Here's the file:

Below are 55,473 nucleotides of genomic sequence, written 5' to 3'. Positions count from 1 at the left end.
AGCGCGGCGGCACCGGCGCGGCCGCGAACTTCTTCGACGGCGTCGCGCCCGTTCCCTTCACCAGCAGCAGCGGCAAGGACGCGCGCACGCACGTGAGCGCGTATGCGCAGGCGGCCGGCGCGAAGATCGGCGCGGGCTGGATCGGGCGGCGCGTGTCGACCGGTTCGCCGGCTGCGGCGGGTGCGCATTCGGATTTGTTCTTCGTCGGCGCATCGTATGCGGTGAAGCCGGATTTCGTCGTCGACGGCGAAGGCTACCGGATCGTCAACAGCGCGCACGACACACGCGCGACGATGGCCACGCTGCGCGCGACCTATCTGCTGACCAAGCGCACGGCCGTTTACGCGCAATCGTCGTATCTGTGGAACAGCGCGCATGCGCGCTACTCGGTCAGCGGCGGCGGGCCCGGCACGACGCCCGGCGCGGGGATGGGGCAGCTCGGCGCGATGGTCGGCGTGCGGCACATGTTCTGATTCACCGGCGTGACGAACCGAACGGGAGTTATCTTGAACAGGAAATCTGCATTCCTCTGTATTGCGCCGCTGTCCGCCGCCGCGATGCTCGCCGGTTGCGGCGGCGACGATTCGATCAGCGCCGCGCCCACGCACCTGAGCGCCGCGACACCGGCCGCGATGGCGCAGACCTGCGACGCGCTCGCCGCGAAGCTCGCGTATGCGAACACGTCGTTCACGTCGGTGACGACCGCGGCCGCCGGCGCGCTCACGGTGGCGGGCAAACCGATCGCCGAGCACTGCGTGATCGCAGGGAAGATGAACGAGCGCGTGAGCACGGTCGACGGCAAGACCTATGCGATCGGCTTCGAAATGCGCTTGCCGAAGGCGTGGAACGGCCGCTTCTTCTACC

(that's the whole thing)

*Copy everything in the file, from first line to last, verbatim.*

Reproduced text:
Below are 55,473 nucleotides of genomic sequence, written 5' to 3'. Positions count from 1 at the left end.
AGCGCGGCGGCACCGGCGCGGCCGCGAACTTCTTCGACGGCGTCGCGCCCGTTCCCTTCACCAGCAGCAGCGGCAAGGACGCGCGCACGCACGTGAGCGCGTATGCGCAGGCGGCCGGCGCGAAGATCGGCGCGGGCTGGATCGGGCGGCGCGTGTCGACCGGTTCGCCGGCTGCGGCGGGTGCGCATTCGGATTTGTTCTTCGTCGGCGCATCGTATGCGGTGAAGCCGGATTTCGTCGTCGACGGCGAAGGCTACCGGATCGTCAACAGCGCGCACGACACACGCGCGACGATGGCCACGCTGCGCGCGACCTATCTGCTGACCAAGCGCACGGCCGTTTACGCGCAATCGTCGTATCTGTGGAACAGCGCGCATGCGCGCTACTCGGTCAGCGGCGGCGGGCCCGGCACGACGCCCGGCGCGGGGATGGGGCAGCTCGGCGCGATGGTCGGCGTGCGGCACATGTTCTGATTCACCGGCGTGACGAACCGAACGGGAGTTATCTTGAACAGGAAATCTGCATTCCTCTGTATTGCGCCGCTGTCCGCCGCCGCGATGCTCGCCGGTTGCGGCGGCGACGATTCGATCAGCGCCGCGCCCACGCACCTGAGCGCCGCGACACCGGCCGCGATGGCGCAGACCTGCGACGCGCTCGCCGCGAAGCTCGCGTATGCGAACACGTCGTTCACGTCGGTGACGACCGCGGCCGCCGGCGCGCTCACGGTGGCGGGCAAACCGATCGCCGAGCACTGCGTGATCGCAGGGAAGATGAACGAGCGCGTGAGCACGGTCGACGGCAAGACCTATGCGATCGGCTTCGAAATGCGCTTGCCGAAGGCGTGGAACGGCCGCTTCTTCTACC